Roman copy of a Greek statue of Pallas Athena (image: public domain)
Roman copy of a Greek statue of Pallas Athena (image: public domain)

Alison Croggan The Bone Queen
The First Book of Pellinor
Walker Books Ltd 2016

After a gap of eight years Alison Croggan has fulfilled her promise to her fans that she would further enrich the narratives of her epic fantasy series known as Pellinor. Her world of Edil-Amarandh — in which Pellinor is merely one city — is set in a dim and distant past where not only magic is a reality but also perilous realms exist beyond the everyday world of humans, realms where entities like the Bone Queen can survive. If we want to imagine Edil-Amarandh we can do worse than picture it as a pre-echo of Atlantis, a continent positioned somewhere between the Old World and the New with mountainous spines somewhat reminiscent of the Mid-Atlantic Ridge. All of the action of The Bone Queen takes place in the north, in the lee of the Osidh Elador mountains, between Lirigon and Pellinor.

So much for context: we read fiction primarily for stories concerning characters, not worldbuilding, and it is to people we now turn.

Mid-Atlantic Ridge (public domain image)

Cadvan is a Bard in exile. He bears a heavy guilt and, despite having made some reparations, has been banished from his bardic school in Lirigon. It is while following a lowly life in an out-of-the-way village that he is visited by the rival he tried to best in a foolishly conceived contest. Dernhil — his former rival — now tries to persuade Cadvan to clandestinely return from exile because things are awry: the very adversary that the bardic school at Lirigon had thought permanently defeated is now manifesting itself, to the danger of all the inhabitants of this world.

Croggan has recreated the sense of menace that characterised the sequels, and reintroduced us to some of the characters we knew from before. In particular Cadvan — who figures eminently in the later books — but also his mentor Nelac and his rival Dernhil all reappear; and we also get to meet a young bard Selmana, who is key to the problem of the Bone Queen (the Queen is like a dark version of a warrior goddess, an evil Athena as it were). It is good to be reacquainted with all these protagonists and to find out more of their backstories, their strengths and their foibles.

If you are expecting an all-action epic fantasy, be warned: The Bone Queen, much like the other books in the series, is heavy on conversations and internal debates. Events mostly move at a leisurely pace; incidents give us insights into characters without necessarily moving the action forward; there is much on physical exertion as well as the creature comforts, familiar from the previous books, that Croggan delights in — such as food, drink and warm baths. But if you are new to Pellinor and yet manage to survive till the end of The Bone Queen you’ll want to know what follows, and what follows is on a much grander scale than anything here recounted. If nothing else there is the rest of Edil-Amarandh to explore.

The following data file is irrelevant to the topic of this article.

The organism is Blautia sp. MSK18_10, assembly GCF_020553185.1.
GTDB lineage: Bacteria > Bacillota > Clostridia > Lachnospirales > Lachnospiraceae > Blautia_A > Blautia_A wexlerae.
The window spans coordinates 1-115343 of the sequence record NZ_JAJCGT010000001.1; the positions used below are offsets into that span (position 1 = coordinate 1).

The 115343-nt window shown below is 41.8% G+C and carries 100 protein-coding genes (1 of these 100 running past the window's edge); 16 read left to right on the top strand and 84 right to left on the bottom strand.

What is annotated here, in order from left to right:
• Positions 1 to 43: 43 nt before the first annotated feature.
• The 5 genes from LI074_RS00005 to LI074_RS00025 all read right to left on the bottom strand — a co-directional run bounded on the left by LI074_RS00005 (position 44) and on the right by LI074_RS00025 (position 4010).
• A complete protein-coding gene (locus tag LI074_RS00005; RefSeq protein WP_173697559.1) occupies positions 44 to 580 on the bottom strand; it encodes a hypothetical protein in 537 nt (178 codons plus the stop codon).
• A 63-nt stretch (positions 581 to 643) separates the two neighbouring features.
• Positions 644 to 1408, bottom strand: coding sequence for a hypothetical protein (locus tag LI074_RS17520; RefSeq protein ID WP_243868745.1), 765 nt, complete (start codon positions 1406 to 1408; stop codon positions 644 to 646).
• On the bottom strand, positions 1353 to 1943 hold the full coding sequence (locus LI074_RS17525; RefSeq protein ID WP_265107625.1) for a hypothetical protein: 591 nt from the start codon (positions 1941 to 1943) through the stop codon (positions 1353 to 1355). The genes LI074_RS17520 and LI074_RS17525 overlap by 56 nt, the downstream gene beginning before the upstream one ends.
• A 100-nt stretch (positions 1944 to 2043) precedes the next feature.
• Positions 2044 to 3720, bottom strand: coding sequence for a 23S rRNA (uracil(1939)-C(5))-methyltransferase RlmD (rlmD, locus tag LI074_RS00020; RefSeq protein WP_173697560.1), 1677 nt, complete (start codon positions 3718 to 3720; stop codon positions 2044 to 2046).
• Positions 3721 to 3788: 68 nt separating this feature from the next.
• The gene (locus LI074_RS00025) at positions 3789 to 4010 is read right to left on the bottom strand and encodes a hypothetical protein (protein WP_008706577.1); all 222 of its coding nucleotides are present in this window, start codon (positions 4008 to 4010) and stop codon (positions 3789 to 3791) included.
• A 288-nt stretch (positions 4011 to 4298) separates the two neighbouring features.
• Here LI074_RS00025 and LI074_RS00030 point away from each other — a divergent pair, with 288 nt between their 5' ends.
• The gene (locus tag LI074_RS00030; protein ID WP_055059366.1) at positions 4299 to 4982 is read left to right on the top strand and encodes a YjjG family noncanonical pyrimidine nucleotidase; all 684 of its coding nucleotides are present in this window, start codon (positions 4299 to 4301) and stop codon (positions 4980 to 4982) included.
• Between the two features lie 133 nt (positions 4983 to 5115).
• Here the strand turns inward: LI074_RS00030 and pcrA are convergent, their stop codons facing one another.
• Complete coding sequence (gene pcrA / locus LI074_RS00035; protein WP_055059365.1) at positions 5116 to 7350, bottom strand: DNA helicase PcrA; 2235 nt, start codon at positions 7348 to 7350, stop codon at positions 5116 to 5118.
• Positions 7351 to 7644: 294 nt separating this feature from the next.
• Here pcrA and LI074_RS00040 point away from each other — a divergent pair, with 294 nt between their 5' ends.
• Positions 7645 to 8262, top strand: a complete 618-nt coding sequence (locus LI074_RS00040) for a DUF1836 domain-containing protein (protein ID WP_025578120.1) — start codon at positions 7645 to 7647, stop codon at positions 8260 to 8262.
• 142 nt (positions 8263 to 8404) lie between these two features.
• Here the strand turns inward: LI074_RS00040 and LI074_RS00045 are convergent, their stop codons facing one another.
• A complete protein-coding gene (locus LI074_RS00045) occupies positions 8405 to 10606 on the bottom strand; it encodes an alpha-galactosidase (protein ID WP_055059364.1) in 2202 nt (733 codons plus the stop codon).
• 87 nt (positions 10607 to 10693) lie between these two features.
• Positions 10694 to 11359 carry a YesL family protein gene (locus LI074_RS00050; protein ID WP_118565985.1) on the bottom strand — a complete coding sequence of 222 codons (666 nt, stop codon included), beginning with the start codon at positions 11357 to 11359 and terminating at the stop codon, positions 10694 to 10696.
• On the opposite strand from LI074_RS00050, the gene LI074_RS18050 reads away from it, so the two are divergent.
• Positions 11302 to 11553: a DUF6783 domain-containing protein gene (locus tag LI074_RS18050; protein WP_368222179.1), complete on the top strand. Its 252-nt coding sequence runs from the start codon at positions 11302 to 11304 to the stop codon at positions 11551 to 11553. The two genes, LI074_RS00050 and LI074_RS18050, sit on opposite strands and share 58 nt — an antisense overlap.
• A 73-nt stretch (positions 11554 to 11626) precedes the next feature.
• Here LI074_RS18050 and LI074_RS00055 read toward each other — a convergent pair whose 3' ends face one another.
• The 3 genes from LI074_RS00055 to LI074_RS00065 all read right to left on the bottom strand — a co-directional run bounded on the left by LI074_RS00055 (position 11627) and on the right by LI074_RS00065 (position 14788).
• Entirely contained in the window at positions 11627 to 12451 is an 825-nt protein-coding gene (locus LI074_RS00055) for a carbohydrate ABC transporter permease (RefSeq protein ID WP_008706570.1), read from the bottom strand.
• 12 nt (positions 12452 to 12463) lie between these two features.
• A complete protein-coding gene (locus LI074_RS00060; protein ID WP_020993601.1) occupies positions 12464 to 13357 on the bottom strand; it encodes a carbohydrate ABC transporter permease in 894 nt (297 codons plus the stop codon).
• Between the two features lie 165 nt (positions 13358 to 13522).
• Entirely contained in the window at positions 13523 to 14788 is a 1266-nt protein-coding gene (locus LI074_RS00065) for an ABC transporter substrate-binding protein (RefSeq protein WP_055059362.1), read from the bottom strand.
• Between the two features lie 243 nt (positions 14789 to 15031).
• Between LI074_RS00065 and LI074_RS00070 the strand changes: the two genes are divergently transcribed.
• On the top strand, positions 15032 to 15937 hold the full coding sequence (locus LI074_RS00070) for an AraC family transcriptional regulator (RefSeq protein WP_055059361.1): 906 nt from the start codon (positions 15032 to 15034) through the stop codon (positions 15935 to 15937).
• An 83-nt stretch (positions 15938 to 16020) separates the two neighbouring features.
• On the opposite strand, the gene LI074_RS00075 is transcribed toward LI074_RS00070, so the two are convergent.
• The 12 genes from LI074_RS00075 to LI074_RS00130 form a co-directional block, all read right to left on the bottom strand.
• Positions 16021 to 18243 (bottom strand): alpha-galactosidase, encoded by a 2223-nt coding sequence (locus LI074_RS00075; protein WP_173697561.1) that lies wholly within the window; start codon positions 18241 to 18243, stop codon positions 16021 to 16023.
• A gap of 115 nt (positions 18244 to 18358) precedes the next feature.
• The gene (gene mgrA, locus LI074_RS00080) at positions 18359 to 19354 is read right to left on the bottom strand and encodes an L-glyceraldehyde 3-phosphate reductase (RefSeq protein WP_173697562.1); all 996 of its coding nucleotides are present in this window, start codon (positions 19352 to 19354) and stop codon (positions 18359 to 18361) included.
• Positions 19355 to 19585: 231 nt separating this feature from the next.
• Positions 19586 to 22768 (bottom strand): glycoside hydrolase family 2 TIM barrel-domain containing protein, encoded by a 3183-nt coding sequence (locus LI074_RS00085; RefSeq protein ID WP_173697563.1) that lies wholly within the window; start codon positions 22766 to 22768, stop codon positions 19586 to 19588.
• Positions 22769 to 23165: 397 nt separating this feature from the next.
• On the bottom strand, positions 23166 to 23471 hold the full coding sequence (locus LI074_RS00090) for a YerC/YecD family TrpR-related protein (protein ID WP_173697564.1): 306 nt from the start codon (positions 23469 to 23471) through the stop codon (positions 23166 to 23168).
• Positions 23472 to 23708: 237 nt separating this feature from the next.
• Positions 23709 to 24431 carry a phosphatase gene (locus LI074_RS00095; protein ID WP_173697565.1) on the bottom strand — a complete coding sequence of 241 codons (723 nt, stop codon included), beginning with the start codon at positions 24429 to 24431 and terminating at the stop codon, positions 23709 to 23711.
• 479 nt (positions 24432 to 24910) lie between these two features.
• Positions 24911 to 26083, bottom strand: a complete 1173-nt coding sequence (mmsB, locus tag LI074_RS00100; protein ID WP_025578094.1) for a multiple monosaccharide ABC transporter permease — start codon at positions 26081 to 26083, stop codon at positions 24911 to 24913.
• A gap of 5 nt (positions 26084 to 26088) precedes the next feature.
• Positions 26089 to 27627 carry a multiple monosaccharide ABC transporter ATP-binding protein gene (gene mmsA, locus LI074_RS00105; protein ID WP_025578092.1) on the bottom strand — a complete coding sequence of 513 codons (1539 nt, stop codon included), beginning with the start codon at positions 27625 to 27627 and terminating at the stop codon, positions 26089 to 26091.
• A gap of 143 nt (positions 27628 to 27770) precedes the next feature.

The Bone Queen is the prequel to the original Pellinor Quartet but is now renumbered as the First Book. It sets out the circumstances surrounding Cadvan’s disgrace, the ripples from which affect the later books. The following episodes are called The Gift (also known as The Naming), The Riddle, The Crow and The Singing — all links are to reviews.

10 thoughts on “Pre-echoes

  1. earthbalm

    “The Bone Queen, much like the other books in the series, is heavy on conversations and internal debates.” Sounds like my kind of book. I’ll check it out. Hope 2017 is off to a good start for you.

    Liked by 1 person

    1. Yes it is, thanks Dale, and I hope the same for you! With the Pellinor series imagine Austen melded with Tolkien, character insights embedded in the seriousness that epic fantasy specialises in. There’s precious little humour, in keeping with the prizes at stake …

      Liked by 1 person

  2. Lynn Love

    Great title, ‘The Bone Queen’ – cracking.

    Like the sound of the books too, all that revelling in life and detail. Is it balance well enough with narrative though? Good to have a bit of both.

    Sorry for bombarding you with comments over your last few posts – just catching up on my reading 🙂

    Liked by 1 person

    1. Ha! Like the ‘cracking’ comment in the same breath as ‘bone’. 🙂

      That balance between description and narrative seems good enough to me, but it won’t be to everyone’s taste.

      No worries about the bombardment, Lynn — keep your comments coming, whenever you feel the urge!

      Liked by 1 person

        1. Yes, I’m doing a bit of catch-up too — it’s amazing how posts from followed blogs build up even after a day or two away, though it may be that bloggers are sticking to New Year resolutions to post more!

          Liked by 1 person

          1. Yes, we’re all beavering away, writing and reading, though I never make resolutions myself as I know I’ll only break them. Vague ideas on goals and self improvementis the closest I get! 🙂

            Liked by 1 person

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